It was reported in the Miami New Times that Marissa Glatzer, an attorney and nursing mother to a five month old was denied the right to take short breaks during court proceedings last week to pump. She tried to submit a request to take a short break every four hours, but Judge Fred Seraphin denied her plea. The audio exchange was recorded by the attorney’s team:
Glatzer: “I have to pump every three hours and I’m trying the case.”
Judge: “So I guess you’ll find somebody to cover for you?”
Judge: “No? Well I’m not going to take a break just because you need to pump.”
In an exclusive interview with Marissa Glatzer she told me she was shocked.
I felt like I was being treated like a second class citizen, all I wanted to do was get some milk for my daughter, it was a 15 minute process. There normally are trial breaks, and other judges have allowed me to pump in the past. It was just so frustrating and shocking that I wasn’t even able to speak and express, and my request was denied.”
According to the United States Department of Labor, in Section 7 of the Fair Labor Standards Act,
Effective March 23, 2010, the Patient Protection and Affordable Care Act amended the FLSA to require employers to provide a nursing mother reasonable break time to express breast milk after the birth of her child. The amendment also requires that employers provide a place for an employee to express breast milk.
Section 7 of the Fair Labor Standards Act of 1938 (29 U.S.C. 207) is amended by adding at the end the following:
An employer shall provide—
- a reasonable break time for an employee to express breast milk for her nursing child for 1 year after the child’s birth each time such employee has need to express the milk; and
- a place, other than a bathroom, that is shielded from view and free from intrusion from coworkers and the public, which may be used by an employee to express breast milk.
Obviously Glatzer is not an employee of this particular judge who ran unopposed in the last election, but it is clearly not against the law to pump at work. He has the right to rule anyway he pleases in his courtroom, just as all working mothers have the right to pump at work in 49 states and the District of Columbia in this country.
But this story brings up some important questions. Why indeed are mothers sometimes treated like second class citizens in the workplace, given limited maternity leave, and backward glances when it’s time to pump? And why did this particular judge take issue with her need for breaks, when breaks are commonplace in the courtroom?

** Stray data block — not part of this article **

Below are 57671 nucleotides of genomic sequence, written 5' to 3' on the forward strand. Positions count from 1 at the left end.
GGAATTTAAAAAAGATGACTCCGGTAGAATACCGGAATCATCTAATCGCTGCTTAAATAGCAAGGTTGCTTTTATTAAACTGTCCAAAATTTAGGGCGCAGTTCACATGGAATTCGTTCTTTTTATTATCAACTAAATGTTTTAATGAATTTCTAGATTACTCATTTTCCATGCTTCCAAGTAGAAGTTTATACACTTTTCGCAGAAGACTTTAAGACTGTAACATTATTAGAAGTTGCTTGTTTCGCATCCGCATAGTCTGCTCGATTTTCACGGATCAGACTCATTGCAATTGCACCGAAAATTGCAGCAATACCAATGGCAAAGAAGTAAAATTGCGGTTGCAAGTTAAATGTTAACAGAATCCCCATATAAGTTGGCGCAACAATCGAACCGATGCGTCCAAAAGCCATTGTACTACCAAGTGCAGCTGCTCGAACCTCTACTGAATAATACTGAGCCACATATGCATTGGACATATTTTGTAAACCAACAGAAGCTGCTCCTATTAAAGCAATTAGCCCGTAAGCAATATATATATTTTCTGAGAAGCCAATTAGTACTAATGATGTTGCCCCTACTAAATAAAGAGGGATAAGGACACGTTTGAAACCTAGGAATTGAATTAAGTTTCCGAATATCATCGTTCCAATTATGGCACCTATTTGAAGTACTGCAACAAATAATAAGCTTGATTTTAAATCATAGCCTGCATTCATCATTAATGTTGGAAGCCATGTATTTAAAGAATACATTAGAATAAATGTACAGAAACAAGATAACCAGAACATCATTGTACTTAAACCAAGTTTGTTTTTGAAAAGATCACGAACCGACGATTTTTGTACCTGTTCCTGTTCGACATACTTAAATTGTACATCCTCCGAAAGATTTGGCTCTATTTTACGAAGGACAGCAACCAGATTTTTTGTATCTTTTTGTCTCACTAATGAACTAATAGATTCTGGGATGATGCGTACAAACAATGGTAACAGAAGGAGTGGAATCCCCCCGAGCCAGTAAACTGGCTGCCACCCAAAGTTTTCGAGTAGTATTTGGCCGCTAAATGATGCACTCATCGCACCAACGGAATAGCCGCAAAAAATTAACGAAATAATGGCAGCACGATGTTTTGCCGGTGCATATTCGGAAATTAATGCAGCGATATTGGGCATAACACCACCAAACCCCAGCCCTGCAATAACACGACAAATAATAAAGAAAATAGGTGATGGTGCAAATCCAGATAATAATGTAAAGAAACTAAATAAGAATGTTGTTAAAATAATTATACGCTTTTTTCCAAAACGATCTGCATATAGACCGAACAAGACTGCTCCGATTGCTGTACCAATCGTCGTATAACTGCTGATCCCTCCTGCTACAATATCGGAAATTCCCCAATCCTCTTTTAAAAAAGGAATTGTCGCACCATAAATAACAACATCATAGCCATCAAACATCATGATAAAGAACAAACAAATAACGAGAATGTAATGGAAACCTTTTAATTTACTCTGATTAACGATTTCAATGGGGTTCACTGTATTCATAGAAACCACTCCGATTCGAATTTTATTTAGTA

This story sounds pretty outrageous and just adds fuel to the already fiery breastfeeding debates that are prevalent these days. There are articles written about the pros and cons of formula versus breastmilk. There are mommy wars about whether nursing moms need to cover up. And now women, who choose to work and continue breastfeeding are being told they can’t take a break to pump? It’s silly for anyone to deny this working mother’s need to take care of such a basic necessity, and he clearly made the wrong call. Judge Seraphin’s response to the press thus far has simply been it was a miscommunication.
So as to not miscommunicate let me make this crystal clear; every working mother has the right to pump at work, period. And furthermore, she must be given her own space to do this, free from view of coworkers.
Why didn’t I know about this law when I was a nursing mom?
When I was schlepping my Medela double pump backpack around a baseball field for eight hours in the 97 degree heat, as I looked for any dingy bathroom in the bowels of the stadium to pump. I sat fully clothed on a rusted toilet seat sprayed with urine, and laid out towels that I brought with me for the bottles and my pumping accessories. I carried wipes, soap, and everything else I needed including a cooler so as not to infect my precious milk.
Or at one of the Arenas, where all the office walls are glass, and I had to pull an office chair again into a bit nicer bathroom to pump.
Or in the edit suite at the studio, where I had to shut the door, dim the lights, and put a note on the outside of the door that read, ” DO NOT ENTER.” When I’d emerge I’d hear the snickers from the guys and their sarcastic jokes. Some dads were kind and gave me knowing glances, others would stare at my boobs and say “don’t spill the milk Hewitt!”
Obviously my career is much different from most 9 to 5’ers, and I didn’t have a traditional office workplace when I was nursing. But it was still degrading, sometimes humiliating, and never should have happened. Women deserve more. Mothers who gave life to these men deserve more.
It doesn’t matter what you believe, think, or feel regarding breastfeeding…you can’t deny this simple yet important act for working mothers. And working moms need to inform their employers of Section 7 of the Fair Labor Standards Act if they are not being given the proper time or place to pump. Whether you’re a teacher, a banker, a police office, or a waitress…this is your right.
Unfortunately this judge will be made the poster child for what not to do, but he made that choice when he ruled to deny her request to pump. Glatzer says she thinks an important lesson was learned adding, “I’m pretty sure this will never be an issue in the courthouse again.”
Let’s start having these important conversations and not be afraid to stick up for what we need and what we know is right at work. I wasn’t informed, educated, or confident to be my own advocate then…but now I am. And so are you.